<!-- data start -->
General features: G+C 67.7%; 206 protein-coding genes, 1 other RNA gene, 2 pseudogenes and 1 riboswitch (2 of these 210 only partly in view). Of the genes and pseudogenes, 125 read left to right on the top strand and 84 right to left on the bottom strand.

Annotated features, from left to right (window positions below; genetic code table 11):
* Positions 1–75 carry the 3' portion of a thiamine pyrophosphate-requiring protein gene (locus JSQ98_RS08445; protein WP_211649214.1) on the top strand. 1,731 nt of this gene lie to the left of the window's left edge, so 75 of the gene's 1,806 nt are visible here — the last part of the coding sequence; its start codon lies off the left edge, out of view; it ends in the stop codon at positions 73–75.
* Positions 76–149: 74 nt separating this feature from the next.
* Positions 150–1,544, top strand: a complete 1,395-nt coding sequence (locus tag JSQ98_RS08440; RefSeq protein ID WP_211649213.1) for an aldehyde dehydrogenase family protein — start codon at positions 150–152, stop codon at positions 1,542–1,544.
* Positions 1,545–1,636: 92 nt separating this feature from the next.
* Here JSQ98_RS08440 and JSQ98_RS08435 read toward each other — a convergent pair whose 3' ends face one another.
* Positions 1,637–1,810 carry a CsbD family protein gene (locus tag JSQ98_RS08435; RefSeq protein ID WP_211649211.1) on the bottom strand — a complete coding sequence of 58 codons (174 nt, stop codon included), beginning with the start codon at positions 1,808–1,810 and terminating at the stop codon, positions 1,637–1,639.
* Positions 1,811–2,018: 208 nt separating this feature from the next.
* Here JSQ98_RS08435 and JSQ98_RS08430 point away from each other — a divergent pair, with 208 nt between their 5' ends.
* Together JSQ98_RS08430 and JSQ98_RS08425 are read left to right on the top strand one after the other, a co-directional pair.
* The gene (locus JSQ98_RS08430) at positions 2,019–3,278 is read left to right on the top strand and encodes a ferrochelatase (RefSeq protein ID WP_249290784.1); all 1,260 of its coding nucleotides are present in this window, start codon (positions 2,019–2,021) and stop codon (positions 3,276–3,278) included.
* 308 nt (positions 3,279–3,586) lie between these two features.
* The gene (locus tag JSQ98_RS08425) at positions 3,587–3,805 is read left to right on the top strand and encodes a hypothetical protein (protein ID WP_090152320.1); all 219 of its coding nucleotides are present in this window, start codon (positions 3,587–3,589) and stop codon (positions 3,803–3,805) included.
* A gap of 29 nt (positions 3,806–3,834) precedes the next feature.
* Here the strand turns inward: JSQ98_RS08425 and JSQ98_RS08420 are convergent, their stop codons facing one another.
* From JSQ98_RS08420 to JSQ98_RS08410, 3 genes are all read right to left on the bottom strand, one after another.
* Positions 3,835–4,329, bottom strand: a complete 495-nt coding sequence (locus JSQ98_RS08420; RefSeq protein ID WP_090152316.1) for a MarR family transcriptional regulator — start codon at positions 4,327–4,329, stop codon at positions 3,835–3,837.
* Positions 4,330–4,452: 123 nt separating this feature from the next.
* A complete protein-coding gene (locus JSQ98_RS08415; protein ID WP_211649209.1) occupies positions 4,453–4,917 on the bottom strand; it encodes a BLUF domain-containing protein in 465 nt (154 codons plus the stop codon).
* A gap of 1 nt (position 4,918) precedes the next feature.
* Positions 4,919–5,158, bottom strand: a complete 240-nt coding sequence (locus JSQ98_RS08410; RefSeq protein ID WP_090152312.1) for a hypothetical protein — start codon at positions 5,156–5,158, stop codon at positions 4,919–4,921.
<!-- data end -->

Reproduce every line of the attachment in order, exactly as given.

General features: G+C 67.7%; 206 protein-coding genes, 1 other RNA gene, 2 pseudogenes and 1 riboswitch (2 of these 210 only partly in view). Of the genes and pseudogenes, 125 read left to right on the top strand and 84 right to left on the bottom strand.

Annotated features, from left to right (window positions below; genetic code table 11):
* Positions 1–75 carry the 3' portion of a thiamine pyrophosphate-requiring protein gene (locus JSQ98_RS08445; protein WP_211649214.1) on the top strand. 1,731 nt of this gene lie to the left of the window's left edge, so 75 of the gene's 1,806 nt are visible here — the last part of the coding sequence; its start codon lies off the left edge, out of view; it ends in the stop codon at positions 73–75.
* Positions 76–149: 74 nt separating this feature from the next.
* Positions 150–1,544, top strand: a complete 1,395-nt coding sequence (locus tag JSQ98_RS08440; RefSeq protein ID WP_211649213.1) for an aldehyde dehydrogenase family protein — start codon at positions 150–152, stop codon at positions 1,542–1,544.
* Positions 1,545–1,636: 92 nt separating this feature from the next.
* Here JSQ98_RS08440 and JSQ98_RS08435 read toward each other — a convergent pair whose 3' ends face one another.
* Positions 1,637–1,810 carry a CsbD family protein gene (locus tag JSQ98_RS08435; RefSeq protein ID WP_211649211.1) on the bottom strand — a complete coding sequence of 58 codons (174 nt, stop codon included), beginning with the start codon at positions 1,808–1,810 and terminating at the stop codon, positions 1,637–1,639.
* Positions 1,811–2,018: 208 nt separating this feature from the next.
* Here JSQ98_RS08435 and JSQ98_RS08430 point away from each other — a divergent pair, with 208 nt between their 5' ends.
* Together JSQ98_RS08430 and JSQ98_RS08425 are read left to right on the top strand one after the other, a co-directional pair.
* The gene (locus JSQ98_RS08430) at positions 2,019–3,278 is read left to right on the top strand and encodes a ferrochelatase (RefSeq protein ID WP_249290784.1); all 1,260 of its coding nucleotides are present in this window, start codon (positions 2,019–2,021) and stop codon (positions 3,276–3,278) included.
* 308 nt (positions 3,279–3,586) lie between these two features.
* The gene (locus tag JSQ98_RS08425) at positions 3,587–3,805 is read left to right on the top strand and encodes a hypothetical protein (protein ID WP_090152320.1); all 219 of its coding nucleotides are present in this window, start codon (positions 3,587–3,589) and stop codon (positions 3,803–3,805) included.
* A gap of 29 nt (positions 3,806–3,834) precedes the next feature.
* Here the strand turns inward: JSQ98_RS08425 and JSQ98_RS08420 are convergent, their stop codons facing one another.
* From JSQ98_RS08420 to JSQ98_RS08410, 3 genes are all read right to left on the bottom strand, one after another.
* Positions 3,835–4,329, bottom strand: a complete 495-nt coding sequence (locus JSQ98_RS08420; RefSeq protein ID WP_090152316.1) for a MarR family transcriptional regulator — start codon at positions 4,327–4,329, stop codon at positions 3,835–3,837.
* Positions 4,330–4,452: 123 nt separating this feature from the next.
* A complete protein-coding gene (locus JSQ98_RS08415; protein ID WP_211649209.1) occupies positions 4,453–4,917 on the bottom strand; it encodes a BLUF domain-containing protein in 465 nt (154 codons plus the stop codon).
* A gap of 1 nt (position 4,918) precedes the next feature.
* Positions 4,919–5,158, bottom strand: a complete 240-nt coding sequence (locus JSQ98_RS08410; RefSeq protein ID WP_090152312.1) for a hypothetical protein — start codon at positions 5,156–5,158, stop codon at positions 4,919–4,921.